By: Cristina Rendon
Nov. 30, 2018
 – A Mexican mother who had been living in Oakland with her four children for 25 years but was deported 15 months ago was told on Friday that she’d be coming back to the Bay Area as soon as she could.
“We’re all very excited and very happy,” Melin Sanchez said of her mother, Maria Mendoza-Sanchez. “We can be together for the holidays, especially this time of year for Christmas.”

Her story in the Bay Area was covered extensively in the Bay Area she is a loving mother with no criminal record and a longtime nurse at Highland Hospital. Oakland Mayor Libby Schaaf and US Sen. Dianne Feinstein had publicly decried the Trump administration for deporting her. She left three of her children in Oakland, and took her son and husband with her to Mexico in August.

According to Mendoza-Sanchez’s Oakland attorney, Carmiel Becker, Mendoza-Sanchez got a call from the U.S. Consulate in Mexico that the United States Citizenship and Immigration Services approved her waiver. The officials invited her to bring her passport to the U.S. consulate in Mexico City so they can issue her a visa and a passport.

“She’s so excited.  She doesn’t even know how to handle it,” Becker said. But there is “no popping the champagne yet.”

Mendoza-Sanchez got caught in the Trump Administration’s “no discretion policy,” which means when she left the United States in August 2017 to go back to Mexico, she effectively executed her own deportation order, Becker said.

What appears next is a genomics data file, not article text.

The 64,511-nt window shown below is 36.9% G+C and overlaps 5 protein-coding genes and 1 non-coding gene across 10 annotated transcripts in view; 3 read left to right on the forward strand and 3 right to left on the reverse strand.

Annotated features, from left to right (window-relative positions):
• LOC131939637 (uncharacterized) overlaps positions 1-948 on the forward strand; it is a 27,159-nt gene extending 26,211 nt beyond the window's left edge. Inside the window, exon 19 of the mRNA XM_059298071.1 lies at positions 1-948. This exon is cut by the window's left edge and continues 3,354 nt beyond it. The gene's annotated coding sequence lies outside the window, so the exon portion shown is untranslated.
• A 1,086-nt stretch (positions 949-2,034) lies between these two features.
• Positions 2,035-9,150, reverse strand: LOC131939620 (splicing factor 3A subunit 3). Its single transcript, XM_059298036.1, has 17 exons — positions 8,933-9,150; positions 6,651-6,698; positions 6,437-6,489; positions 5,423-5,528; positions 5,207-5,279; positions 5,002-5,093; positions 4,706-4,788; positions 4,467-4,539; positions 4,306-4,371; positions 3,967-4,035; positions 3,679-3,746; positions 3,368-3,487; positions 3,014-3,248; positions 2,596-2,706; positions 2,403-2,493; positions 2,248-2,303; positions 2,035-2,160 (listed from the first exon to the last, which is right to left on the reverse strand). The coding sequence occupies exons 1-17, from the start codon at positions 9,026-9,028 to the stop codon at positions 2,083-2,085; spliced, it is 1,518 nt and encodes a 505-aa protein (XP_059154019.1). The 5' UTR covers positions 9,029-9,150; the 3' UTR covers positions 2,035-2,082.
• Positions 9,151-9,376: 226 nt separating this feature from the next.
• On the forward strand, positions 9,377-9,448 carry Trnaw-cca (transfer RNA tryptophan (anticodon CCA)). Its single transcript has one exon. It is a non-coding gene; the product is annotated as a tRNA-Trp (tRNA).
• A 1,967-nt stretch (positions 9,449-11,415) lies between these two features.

Feeling desperate, Mendoza-Sanchez found legal counsel with Becker, who said he used a “little-known waiver,” called a 212D3, which he’s had success with before. To get this waiver, immigrants must ask employers to file an H1B petition on their behalf. Highland Hospital was happy to do so.
Becker called this a “mini miracle.”

There were 200,000 petitions received in this year’s lottery and about a third of those were rejected. “She had a 1 in three chance,” he said. Then, her  H1B visa was approved in October. “Someone from up above must have been looking down on her,” he said.

Now, with an approved petition, she will apply on Monday for a waiver to her H1B visa at the consulate. There are more hurdles to overcome, such as getting the State Department to review the application for a waiver, which then has to be sent to the Department of Homeland Security.

“Normally that process takes months but because of all the media coverage, I think they wanted it off of their docket. They issued a decision this morning,” Becker said.

The waiver will allow Mendoza-Sanchez to live in the United States for six years. Becker said there are potential ways to stay longer. But for now, he’s going to celebrate this news and deal with that obstacle down the road.